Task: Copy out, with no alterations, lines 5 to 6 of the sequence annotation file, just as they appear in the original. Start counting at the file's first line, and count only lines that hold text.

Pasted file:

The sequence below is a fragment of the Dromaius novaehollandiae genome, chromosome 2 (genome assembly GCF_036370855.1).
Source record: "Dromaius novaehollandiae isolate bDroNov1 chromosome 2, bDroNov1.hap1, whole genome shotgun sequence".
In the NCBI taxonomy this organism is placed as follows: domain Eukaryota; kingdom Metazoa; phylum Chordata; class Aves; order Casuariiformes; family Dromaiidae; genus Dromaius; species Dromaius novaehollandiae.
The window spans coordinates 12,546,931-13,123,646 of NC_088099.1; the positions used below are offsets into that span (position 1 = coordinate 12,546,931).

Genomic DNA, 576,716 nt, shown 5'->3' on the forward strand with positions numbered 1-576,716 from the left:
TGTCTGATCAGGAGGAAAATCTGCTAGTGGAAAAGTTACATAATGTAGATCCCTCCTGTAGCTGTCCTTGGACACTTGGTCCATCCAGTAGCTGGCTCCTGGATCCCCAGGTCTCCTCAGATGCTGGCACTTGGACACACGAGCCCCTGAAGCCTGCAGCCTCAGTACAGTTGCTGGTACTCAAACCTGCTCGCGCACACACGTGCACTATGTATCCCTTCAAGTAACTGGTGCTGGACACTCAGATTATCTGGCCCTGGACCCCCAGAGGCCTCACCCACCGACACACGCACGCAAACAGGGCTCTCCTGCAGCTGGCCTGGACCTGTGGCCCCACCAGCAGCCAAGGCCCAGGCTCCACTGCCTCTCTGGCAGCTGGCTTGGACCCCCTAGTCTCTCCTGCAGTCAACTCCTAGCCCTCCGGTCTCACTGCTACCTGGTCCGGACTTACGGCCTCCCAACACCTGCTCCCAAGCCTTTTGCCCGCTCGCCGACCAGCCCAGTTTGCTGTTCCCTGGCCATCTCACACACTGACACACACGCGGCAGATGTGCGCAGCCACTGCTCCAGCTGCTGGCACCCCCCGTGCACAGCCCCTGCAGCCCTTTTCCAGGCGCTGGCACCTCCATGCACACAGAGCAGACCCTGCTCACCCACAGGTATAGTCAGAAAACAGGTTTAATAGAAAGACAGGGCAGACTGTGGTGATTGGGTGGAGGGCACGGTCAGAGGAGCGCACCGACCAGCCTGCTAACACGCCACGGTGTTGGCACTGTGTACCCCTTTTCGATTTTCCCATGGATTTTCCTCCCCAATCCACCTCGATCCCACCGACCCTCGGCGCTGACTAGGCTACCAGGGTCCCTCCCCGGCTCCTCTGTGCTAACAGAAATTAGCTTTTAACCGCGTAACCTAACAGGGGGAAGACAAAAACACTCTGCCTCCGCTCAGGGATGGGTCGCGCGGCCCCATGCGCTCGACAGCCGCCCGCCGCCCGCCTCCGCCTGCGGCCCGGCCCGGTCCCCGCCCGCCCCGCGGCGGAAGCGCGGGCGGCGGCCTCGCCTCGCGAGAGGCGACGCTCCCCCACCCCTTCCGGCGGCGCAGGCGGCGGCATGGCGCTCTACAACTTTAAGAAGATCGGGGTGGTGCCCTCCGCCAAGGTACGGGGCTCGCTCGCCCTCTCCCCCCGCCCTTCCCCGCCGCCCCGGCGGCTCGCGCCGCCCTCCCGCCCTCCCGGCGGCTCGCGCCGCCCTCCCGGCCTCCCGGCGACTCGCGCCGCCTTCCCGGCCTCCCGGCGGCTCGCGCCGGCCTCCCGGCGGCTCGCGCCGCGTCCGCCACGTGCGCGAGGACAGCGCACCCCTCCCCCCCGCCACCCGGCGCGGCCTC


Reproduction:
Genomic DNA, 576,716 nt, shown 5'->3' on the forward strand with positions numbered 1-576,716 from the left:
TGTCTGATCAGGAGGAAAATCTGCTAGTGGAAAAGTTACATAATGTAGATCCCTCCTGTAGCTGTCCTTGGACACTTGGTCCATCCAGTAGCTGGCTCCTGGATCCCCAGGTCTCCTCAGATGCTGGCACTTGGACACACGAGCCCCTGAAGCCTGCAGCCTCAGTACAGTTGCTGGTACTCAAACCTGCTCGCGCACACACGTGCACTATGTATCCCTTCAAGTAACTGGTGCTGGACACTCAGATTATCTGGCCCTGGACCCCCAGAGGCCTCACCCACCGACACACGCACGCAAACAGGGCTCTCCTGCAGCTGGCCTGGACCTGTGGCCCCACCAGCAGCCAAGGCCCAGGCTCCACTGCCTCTCTGGCAGCTGGCTTGGACCCCCTAGTCTCTCCTGCAGTCAACTCCTAGCCCTCCGGTCTCACTGCTACCTGGTCCGGACTTACGGCCTCCCAACACCTGCTCCCAAGCCTTTTGCCCGCTCGCCGACCAGCCCAGTTTGCTGTTCCCTGGCCATCTCACACACTGACACACACGCGGCAGATGTGCGCAGCCACTGCTCCAGCTGCTGGCACCCCCCGTGCACAGCCCCTGCAGCCCTTTTCCAGGCGCTGGCACCTCCATGCACACAGAGCAGACCCTGCTCACCCACAGGTATAGTCAGAAAACAGGTTTAATAGAAAGACAGGGCAGACTGTGGTGATTGGGTGGAGGGCACGGTCAGAGGAGCGCACCGACCAGCCTGCTAACACGCCACGGTGTTGGCACTGTGTACCCCTTTTCGATTTTCCCATGGATTTTCCTCCCCAATCCACCTCGATCCCACCGACCCTCGGCGCTGACTAGGCTACCAGGGTCCCTCCCCGGCTCCTCTGTGCTAACAGAAATTAGCTTTTAACCGCGTAACCTAACAGGGGGAAGACAAAAACACTCTGCCTCCGCTCAGGGATGGGTCGCGCGGCCCCATGCGCTCGACAGCCGCCCGCCGCCCGCCTCCGCCTGCGGCCCGGCCCGGTCCCCGCCCGCCCCGCGGCGGAAGCGCGGGCGGCGGCCTCGCCTCGCGAGAGGCGACGCTCCCCCACCCCTTCCGGCGGCGCAGGCGGCGGCATGGCGCTCTACAACTTTAAGAAGATCGGGGTGGTGCCCTCCGCCAAGGTACGGGGCTCGCTCGCCCTCTCCCCCCGCCCTTCCCCGCCGCCCCGGCGGCTCGCGCCGCCCTCCCGCCCTCCCGGCGGCTCGCGCCGCCCTCCCGGCCTCCCGGCGACTCGCGCCGCCTTCCCGGCCTCCCGGCGGCTCGCGCCGGCCTCCCGGCGGCTCGCGCCGCGTCCGCCACGTGCGCGAGGACAGCGCACCCCTCCCCCCCGCCACCCGGCGCGGCCTC